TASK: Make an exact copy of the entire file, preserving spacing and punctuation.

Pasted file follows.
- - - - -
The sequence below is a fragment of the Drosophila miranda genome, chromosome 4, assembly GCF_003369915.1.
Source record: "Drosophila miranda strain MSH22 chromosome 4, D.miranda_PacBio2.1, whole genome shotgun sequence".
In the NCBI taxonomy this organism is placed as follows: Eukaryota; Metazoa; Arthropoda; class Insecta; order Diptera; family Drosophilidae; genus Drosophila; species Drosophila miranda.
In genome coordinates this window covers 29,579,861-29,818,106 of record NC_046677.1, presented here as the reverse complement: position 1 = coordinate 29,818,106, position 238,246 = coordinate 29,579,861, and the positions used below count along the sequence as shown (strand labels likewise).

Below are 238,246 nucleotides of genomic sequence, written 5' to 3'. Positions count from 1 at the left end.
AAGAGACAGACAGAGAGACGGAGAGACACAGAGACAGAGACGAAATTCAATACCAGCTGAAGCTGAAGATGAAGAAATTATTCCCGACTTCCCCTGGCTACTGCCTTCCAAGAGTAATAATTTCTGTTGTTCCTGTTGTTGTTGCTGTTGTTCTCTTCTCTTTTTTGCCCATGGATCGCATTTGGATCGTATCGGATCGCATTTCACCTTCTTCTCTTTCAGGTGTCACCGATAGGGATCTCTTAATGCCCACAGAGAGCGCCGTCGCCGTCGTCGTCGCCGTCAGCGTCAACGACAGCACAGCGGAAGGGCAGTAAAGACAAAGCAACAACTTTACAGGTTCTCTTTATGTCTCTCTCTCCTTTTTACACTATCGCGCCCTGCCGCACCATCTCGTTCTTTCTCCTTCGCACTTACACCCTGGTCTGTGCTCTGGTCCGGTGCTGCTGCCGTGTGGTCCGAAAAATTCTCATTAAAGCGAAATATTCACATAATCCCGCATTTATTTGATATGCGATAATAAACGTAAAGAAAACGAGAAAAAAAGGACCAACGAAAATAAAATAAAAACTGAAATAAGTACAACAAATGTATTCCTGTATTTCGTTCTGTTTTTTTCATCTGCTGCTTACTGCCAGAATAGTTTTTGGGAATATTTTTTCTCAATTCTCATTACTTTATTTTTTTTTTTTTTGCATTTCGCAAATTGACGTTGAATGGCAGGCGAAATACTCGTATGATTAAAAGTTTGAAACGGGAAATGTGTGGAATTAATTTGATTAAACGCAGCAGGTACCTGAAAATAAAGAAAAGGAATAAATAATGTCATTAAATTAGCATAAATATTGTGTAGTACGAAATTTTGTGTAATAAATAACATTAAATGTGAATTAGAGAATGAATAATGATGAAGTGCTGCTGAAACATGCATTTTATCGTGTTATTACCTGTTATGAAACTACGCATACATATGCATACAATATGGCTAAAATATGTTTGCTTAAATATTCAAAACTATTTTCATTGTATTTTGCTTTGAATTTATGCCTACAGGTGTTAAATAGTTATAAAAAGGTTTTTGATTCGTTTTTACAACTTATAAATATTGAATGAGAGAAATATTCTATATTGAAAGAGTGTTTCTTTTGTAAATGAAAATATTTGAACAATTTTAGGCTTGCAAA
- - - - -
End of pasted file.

The sequence below is a fragment of the Drosophila miranda genome, chromosome 4, assembly GCF_003369915.1.
Source record: "Drosophila miranda strain MSH22 chromosome 4, D.miranda_PacBio2.1, whole genome shotgun sequence".
In the NCBI taxonomy this organism is placed as follows: Eukaryota; Metazoa; Arthropoda; class Insecta; order Diptera; family Drosophilidae; genus Drosophila; species Drosophila miranda.
In genome coordinates this window covers 29,579,861-29,818,106 of record NC_046677.1, presented here as the reverse complement: position 1 = coordinate 29,818,106, position 238,246 = coordinate 29,579,861, and the positions used below count along the sequence as shown (strand labels likewise).

Below are 238,246 nucleotides of genomic sequence, written 5' to 3'. Positions count from 1 at the left end.
AAGAGACAGACAGAGAGACGGAGAGACACAGAGACAGAGACGAAATTCAATACCAGCTGAAGCTGAAGATGAAGAAATTATTCCCGACTTCCCCTGGCTACTGCCTTCCAAGAGTAATAATTTCTGTTGTTCCTGTTGTTGTTGCTGTTGTTCTCTTCTCTTTTTTGCCCATGGATCGCATTTGGATCGTATCGGATCGCATTTCACCTTCTTCTCTTTCAGGTGTCACCGATAGGGATCTCTTAATGCCCACAGAGAGCGCCGTCGCCGTCGTCGTCGCCGTCAGCGTCAACGACAGCACAGCGGAAGGGCAGTAAAGACAAAGCAACAACTTTACAGGTTCTCTTTATGTCTCTCTCTCCTTTTTACACTATCGCGCCCTGCCGCACCATCTCGTTCTTTCTCCTTCGCACTTACACCCTGGTCTGTGCTCTGGTCCGGTGCTGCTGCCGTGTGGTCCGAAAAATTCTCATTAAAGCGAAATATTCACATAATCCCGCATTTATTTGATATGCGATAATAAACGTAAAGAAAACGAGAAAAAAAGGACCAACGAAAATAAAATAAAAACTGAAATAAGTACAACAAATGTATTCCTGTATTTCGTTCTGTTTTTTTCATCTGCTGCTTACTGCCAGAATAGTTTTTGGGAATATTTTTTCTCAATTCTCATTACTTTATTTTTTTTTTTTTTGCATTTCGCAAATTGACGTTGAATGGCAGGCGAAATACTCGTATGATTAAAAGTTTGAAACGGGAAATGTGTGGAATTAATTTGATTAAACGCAGCAGGTACCTGAAAATAAAGAAAAGGAATAAATAATGTCATTAAATTAGCATAAATATTGTGTAGTACGAAATTTTGTGTAATAAATAACATTAAATGTGAATTAGAGAATGAATAATGATGAAGTGCTGCTGAAACATGCATTTTATCGTGTTATTACCTGTTATGAAACTACGCATACATATGCATACAATATGGCTAAAATATGTTTGCTTAAATATTCAAAACTATTTTCATTGTATTTTGCTTTGAATTTATGCCTACAGGTGTTAAATAGTTATAAAAAGGTTTTTGATTCGTTTTTACAACTTATAAATATTGAATGAGAGAAATATTCTATATTGAAAGAGTGTTTCTTTTGTAAATGAAAATATTTGAACAATTTTAGGCTTGCAAA